The debt service cover ratio, or DSCR, is a measure of how easily a business or project can make its debt repayments. It is the ratio of the cashflow available for debt service (or “CFADS”) to the amount of debt service (principal repayments plus interest). A higher number is obviously better, both for you and the bank. It may be used to measure ongoing performance, or it might be used to determine the maximum amount of debt that a lender will advance.
Cash not profit
A DSCR is always measured using cashflow rather than P&L numbers, and therefore can take into account working capital movements, capital expenditure and tax payments, rather than revenue, operating costs and depreciation. Why? – Because you can only pay your debts with cash, not profits.
At it’s simplest, CFADS is calculated as
Receipts from customers -Payments to suppliers and employees -Royalties -Taxes + Tax refunds -Capital expenditure
Debt service is simply
Interest + Principal repayments
There are a number of variations that can be made to the simple calculation, dependent on the lender and the business.
Funds you have on deposit will usually earn interest. This interest can be added to CFADS or deducted from the interest expense in debt service.
Where lease payments are incorporated will usually depend on the type of lease. Operating leases, such as property rent would usually be included as a deduction within CFADS. The treatment of finance leases varies, and can be incorporated either as a deduction within CFADS or an addition to debt service.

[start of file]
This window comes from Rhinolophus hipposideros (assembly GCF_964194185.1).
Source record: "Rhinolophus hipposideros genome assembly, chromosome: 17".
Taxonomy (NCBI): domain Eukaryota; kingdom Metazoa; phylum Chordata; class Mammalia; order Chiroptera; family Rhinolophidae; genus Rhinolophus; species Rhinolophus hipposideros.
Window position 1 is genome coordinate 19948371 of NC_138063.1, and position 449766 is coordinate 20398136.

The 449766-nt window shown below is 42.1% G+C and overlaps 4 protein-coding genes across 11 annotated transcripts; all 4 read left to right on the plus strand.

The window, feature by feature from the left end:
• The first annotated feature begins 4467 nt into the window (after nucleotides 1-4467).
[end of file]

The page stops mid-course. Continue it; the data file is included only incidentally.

The inclusion of money from insurance claims may depend on what type of insurance it is. Things like workers compensation and motor vehicles would usually be included as a cash receipt within CFADS, with the funds then being used to pay an associated operating cost (such as paying employers). Major property claims may have their own treatment, with banks commonly insisting that these funds are put into a separate bank account and used solely to reinstate the damaged property, or in certain circumstances, used solely to repay debt.
A DSCR of 1.00 or higher implies that the business should be able to pay its debts when due, whilst a DSCR less than 1.00 indicates that the business has negative cashflow and can’t pay its debts, assuming that the DSCR calculation includes all cash movements. To allow some buffer, banks will usually include a covenant that the DSCR has to remain above a higher threshold (maybe 1.05 or 1.2) with the level of that threshold being dependent on the type of business and how variable its earnings are.
If you have an interest-only loan, then the DSCR will be the same as the Interest Cover Ratio or ICR.